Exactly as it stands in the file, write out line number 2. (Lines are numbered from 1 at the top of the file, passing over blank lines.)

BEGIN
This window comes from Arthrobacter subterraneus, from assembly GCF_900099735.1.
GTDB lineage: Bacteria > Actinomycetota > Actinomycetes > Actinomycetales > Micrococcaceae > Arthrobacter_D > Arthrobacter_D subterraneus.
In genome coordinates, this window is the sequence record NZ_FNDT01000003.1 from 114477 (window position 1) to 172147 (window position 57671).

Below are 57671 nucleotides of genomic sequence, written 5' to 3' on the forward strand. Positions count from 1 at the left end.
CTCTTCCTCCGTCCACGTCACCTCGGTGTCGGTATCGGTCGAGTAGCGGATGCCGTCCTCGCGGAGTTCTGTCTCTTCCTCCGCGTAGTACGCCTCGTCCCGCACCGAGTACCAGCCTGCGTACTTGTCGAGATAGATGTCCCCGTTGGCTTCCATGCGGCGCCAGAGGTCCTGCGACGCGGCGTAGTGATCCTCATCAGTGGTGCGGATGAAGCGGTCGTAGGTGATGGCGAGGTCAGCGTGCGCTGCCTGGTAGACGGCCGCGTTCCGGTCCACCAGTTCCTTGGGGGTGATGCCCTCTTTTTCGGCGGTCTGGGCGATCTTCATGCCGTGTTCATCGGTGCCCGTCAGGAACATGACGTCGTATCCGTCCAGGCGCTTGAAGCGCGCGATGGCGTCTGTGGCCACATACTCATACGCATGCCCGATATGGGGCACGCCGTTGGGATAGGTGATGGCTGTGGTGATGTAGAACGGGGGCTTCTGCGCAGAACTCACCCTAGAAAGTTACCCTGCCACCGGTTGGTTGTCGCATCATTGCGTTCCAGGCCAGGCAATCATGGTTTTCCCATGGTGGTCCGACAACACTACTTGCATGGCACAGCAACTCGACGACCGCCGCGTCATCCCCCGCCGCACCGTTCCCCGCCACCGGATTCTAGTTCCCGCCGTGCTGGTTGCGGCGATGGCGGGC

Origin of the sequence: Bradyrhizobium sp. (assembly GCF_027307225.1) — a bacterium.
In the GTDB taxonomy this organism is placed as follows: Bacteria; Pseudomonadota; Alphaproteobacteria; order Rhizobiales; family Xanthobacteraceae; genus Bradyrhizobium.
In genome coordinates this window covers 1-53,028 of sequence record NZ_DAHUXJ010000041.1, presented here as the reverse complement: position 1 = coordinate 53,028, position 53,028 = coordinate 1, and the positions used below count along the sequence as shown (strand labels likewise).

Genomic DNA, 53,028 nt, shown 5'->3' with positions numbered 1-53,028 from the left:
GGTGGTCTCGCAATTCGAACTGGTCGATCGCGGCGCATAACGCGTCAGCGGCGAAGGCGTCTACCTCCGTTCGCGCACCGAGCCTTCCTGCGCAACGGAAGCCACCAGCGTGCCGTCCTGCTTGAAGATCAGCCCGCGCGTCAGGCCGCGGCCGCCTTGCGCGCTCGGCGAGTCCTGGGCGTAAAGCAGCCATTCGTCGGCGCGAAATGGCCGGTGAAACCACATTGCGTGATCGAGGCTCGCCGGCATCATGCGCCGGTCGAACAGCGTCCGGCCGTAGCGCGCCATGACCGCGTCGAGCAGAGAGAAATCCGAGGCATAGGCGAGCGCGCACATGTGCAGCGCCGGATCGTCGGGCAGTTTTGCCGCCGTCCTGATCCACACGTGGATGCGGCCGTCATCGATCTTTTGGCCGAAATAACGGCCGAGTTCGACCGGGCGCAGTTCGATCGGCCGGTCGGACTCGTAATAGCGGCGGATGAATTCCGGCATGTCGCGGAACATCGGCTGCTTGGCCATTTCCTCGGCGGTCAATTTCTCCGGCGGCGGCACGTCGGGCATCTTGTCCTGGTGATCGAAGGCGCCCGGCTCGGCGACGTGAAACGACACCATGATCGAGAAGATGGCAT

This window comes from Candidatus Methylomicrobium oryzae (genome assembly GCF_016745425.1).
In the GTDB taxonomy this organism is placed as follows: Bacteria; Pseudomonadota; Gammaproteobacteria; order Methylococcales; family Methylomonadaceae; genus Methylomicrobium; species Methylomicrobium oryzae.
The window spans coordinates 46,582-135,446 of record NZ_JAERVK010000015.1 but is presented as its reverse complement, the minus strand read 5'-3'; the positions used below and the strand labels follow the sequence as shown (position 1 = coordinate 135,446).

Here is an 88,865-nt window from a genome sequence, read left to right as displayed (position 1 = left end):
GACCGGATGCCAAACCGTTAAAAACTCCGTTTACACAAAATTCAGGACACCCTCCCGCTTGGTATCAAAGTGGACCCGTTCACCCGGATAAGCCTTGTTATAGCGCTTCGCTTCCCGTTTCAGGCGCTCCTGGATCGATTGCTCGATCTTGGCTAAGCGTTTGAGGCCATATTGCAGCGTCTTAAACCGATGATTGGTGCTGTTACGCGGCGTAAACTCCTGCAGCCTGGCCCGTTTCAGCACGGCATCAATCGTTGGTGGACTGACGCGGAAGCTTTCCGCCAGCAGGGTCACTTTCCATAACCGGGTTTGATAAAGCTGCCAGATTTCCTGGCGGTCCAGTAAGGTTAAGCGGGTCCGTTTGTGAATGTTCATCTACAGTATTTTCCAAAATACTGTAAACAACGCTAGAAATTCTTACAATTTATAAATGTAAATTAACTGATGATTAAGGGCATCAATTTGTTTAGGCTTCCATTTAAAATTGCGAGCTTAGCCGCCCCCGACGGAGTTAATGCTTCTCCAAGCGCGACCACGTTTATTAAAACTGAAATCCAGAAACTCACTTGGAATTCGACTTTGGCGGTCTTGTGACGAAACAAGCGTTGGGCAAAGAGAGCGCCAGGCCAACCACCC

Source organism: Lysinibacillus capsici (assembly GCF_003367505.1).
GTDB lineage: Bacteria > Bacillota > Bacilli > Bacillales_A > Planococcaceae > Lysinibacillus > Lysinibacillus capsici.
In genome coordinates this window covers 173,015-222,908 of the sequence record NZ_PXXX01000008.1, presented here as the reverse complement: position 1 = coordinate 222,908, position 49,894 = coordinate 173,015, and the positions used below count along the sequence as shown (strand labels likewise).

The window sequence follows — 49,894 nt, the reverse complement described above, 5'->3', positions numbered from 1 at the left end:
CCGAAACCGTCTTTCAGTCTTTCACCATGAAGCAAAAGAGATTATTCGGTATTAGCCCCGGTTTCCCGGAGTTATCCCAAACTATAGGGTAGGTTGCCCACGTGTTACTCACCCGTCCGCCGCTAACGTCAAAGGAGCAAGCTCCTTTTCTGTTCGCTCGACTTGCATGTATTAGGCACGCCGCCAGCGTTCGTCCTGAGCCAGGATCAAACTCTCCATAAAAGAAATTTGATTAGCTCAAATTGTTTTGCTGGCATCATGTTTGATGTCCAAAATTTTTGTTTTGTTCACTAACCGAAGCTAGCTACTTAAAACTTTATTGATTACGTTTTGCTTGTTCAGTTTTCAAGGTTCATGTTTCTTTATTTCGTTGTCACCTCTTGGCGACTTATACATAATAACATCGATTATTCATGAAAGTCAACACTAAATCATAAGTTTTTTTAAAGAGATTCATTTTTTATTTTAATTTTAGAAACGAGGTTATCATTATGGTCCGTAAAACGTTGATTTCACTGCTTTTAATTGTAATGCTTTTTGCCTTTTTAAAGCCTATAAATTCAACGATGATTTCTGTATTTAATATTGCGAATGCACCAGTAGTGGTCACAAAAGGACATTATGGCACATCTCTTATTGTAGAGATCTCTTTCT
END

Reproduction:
GTDB lineage: Bacteria > Actinomycetota > Actinomycetes > Actinomycetales > Micrococcaceae > Arthrobacter_D > Arthrobacter_D subterraneus.